A host of weather-related groups around the globe strongly oppose the Obama administration's plans to reallocate spectrum weather satellites use to commercial cellular carriers in support of the National Broadband Plan. The groups include the World Meteorological Organization, weather agencies in countries such as Canada and Vietnam, state and local agencies, and commercial weather service providers in the United States.
Lawrence Strickling, assistant secretary for communications and information at the Commerce Department and head of the National Telecommunications and Information Administration, said on Thursday he recommended 15 megahertz of spectrum in the 1675-1710 MHz band that weather satellite systems worldwide use be reallocated to support the national broadband plan, strongly supported by President Obama to provide advanced wireless Internet services. NTIA oversees federal spectrum.
WMO said the NTIA plan could end up threatening the operation of a global constellation of 20 weather satellites, including four geostationary operational environmental satellites and four polar-orbiting satellites the National Oceanic and Atmospheric Administration operates.
Michel Jarraud, secretary-general of WMO, a United Nations agency, said in a letter to the Federal Communications Commission that a spectrum sharing plan for weather satellites in the United States could influence other countries to try the same thing, which "would put at risk meteorological and hydrological activities worldwide" and jeopardize a global system whose operation costs run between $2 billion and $3 billion annually. "There is no alternative to spectrum for METSAT [meteorological satellite operations], and no alternative frequency band that can provide similar reliable and available service," Jarraud wrote.
Weather balloons also rely on the 1675-1710 MHz band, and while Strickling said NOAA launches only two balloons per day, Jarraud said 100,000 weather balloons are launched around the world each year, carrying radiosondes which collect data necessary to fine tune weather forecasts.
This past summer, administration officials publicly discussed the idea of sharing spectrum. In a June speech, Strickling said since it was impractical to change the frequencies of satellites in space, NTIA and FCC should figure out how to share the spectrum with cellular companies. He said FCC and NTIA also want to determine the possibility of distributing weather information to end users by other means, such as the Internet or satellite systems outside the 1695-1710 MHz band.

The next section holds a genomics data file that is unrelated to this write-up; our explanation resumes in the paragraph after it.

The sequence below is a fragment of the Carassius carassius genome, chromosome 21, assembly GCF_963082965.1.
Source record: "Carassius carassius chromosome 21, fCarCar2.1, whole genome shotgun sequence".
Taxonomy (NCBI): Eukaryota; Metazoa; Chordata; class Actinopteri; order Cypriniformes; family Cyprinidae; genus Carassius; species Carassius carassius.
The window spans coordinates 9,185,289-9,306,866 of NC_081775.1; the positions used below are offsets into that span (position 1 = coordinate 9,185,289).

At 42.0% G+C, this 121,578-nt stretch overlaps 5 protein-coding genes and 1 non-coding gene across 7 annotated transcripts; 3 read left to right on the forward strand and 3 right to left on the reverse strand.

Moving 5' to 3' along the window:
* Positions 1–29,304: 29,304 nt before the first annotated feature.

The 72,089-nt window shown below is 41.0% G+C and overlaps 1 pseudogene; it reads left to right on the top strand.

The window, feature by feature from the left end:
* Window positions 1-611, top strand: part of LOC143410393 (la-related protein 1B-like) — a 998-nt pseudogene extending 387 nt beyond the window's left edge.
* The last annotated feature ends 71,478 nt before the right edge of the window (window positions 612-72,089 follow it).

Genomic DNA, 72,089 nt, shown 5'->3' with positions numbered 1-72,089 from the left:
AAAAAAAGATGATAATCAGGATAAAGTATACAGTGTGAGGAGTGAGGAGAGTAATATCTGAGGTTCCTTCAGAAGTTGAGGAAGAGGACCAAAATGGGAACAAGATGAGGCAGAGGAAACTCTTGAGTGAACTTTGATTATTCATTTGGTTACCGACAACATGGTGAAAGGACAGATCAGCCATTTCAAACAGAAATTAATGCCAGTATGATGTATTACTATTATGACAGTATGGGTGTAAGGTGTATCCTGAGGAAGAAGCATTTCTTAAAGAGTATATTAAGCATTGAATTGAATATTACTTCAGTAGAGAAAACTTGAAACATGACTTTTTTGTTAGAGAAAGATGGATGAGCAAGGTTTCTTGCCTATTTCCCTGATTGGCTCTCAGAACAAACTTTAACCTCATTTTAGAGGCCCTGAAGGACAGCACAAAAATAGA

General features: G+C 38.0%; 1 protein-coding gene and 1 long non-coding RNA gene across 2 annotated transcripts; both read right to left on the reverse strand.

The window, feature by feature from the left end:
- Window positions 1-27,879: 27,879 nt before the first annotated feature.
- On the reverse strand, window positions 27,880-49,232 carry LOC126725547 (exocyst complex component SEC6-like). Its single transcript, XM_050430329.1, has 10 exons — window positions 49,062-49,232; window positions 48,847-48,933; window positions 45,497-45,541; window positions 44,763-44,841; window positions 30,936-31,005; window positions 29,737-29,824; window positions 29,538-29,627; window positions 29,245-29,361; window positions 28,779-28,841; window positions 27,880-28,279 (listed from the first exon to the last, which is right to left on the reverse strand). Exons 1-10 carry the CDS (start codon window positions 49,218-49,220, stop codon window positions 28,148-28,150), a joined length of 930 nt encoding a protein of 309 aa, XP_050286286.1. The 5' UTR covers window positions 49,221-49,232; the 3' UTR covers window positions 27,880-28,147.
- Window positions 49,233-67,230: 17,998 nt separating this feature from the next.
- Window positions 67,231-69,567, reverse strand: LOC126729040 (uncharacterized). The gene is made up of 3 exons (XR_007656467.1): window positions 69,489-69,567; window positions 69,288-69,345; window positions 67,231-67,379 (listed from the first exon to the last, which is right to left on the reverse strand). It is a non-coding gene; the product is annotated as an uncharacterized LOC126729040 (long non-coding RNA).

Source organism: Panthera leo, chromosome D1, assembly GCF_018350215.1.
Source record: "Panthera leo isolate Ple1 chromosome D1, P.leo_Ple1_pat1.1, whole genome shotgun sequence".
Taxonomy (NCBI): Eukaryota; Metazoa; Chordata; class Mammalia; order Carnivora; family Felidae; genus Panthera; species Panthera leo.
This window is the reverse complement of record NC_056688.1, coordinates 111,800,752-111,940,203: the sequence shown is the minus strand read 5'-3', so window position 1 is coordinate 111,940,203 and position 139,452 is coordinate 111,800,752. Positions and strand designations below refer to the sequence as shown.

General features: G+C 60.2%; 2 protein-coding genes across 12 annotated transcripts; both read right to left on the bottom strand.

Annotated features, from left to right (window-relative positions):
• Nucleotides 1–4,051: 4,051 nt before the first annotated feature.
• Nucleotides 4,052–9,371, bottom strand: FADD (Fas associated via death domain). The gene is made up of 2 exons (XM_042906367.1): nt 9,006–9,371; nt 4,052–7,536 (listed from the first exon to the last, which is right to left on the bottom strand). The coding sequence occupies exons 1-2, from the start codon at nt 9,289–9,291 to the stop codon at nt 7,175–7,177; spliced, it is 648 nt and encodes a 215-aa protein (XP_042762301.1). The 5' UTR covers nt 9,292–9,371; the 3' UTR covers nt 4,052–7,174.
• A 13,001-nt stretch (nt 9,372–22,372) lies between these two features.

FCC's Office of Engineering and Technology launched an inquiry in early June to determine if the band that weather satellites currently use could be shared with wireless broadband companies, on the assumption that it was "relatively lightly used." The agency said it also wanted to find out if weather information could be downlinked to a small number of satellite dishes protected from interference and then distributed by terrestrial services, such as the Internet.
Several commenters offered a range of other operations the plan could adversely affect.
Ernst Koenemann, director of program development for the European Organization for the Exploitation of Meteorological Satellite, which operates three weather satellites, expressed concern in his letter to FCC that spectrum sharing in the United States could lead to similar moves around the world, and he urged the agency to keep the weather satellite spectrum inviolate.
Barry Lee Myers, chief executive officer of AccuWeather Inc., a commercial weather company that provides services to a range of media outlets and 50,000 websites told FCC "if the current availability of the weather satellite downlink transmissions were to end, there would be significant adverse effects on safety and economic activity in the United States." Paul Drewniak, senior manager of the Global Forecast Center and senior meteorologist for The Weather Channel told the agency there is no viable alternative to direct downlink of weather data directly from satellites and Internet distribution is susceptible to interruptions and outages.
Raytheon, which is developing the ground segment for the next generation of weather satellites, said in its filing with FCC that spectrum sharing would not only impair distribution of weather data, but also threaten distribution of missing child Amber Alerts. Raytheon said state and local agencies use the NOAA satellites to distribute these alerts when other communication systems are down.
Water distribution systems nationwide operate 11,400 stream gauges to monitor water flow, and Diane VanDe Hei, executive director of the Association of Metropolitan Water Agencies, said in her filing with FCC -- with distribution of that data performed in real time over the NOAA satellites. Internet distribution, she said, degrades the real-time function and reliability of the current stream gauge system and impairs quick response in case of floods if Internet connections are lost.
Robert McAleer, director of the Maine Emergency Management Agency said real-time stream gauge data is critical for public safety and the protection of property. "Should [weather satellite] frequencies be lost altogether, our ability to provide warning and protection to the public will be similarly degraded. This is a risk that is wholly avoidable, and a risk the public must not be made to bear."
Strickling said on Thursday NTIA and FCC have not yet made a final decision on how to allocate federal spectrum for the national broadband plan. "We are on a long-term mission here, and when we can identify spectrum that is suitable for wireless broadband and that can be made available with a minimum of disruption to existing federal users, it is incumbent on us to take that spectrum and put it in the bank so that industry knows there will be spectrum available in the future as the market develops and technology evolves," he said.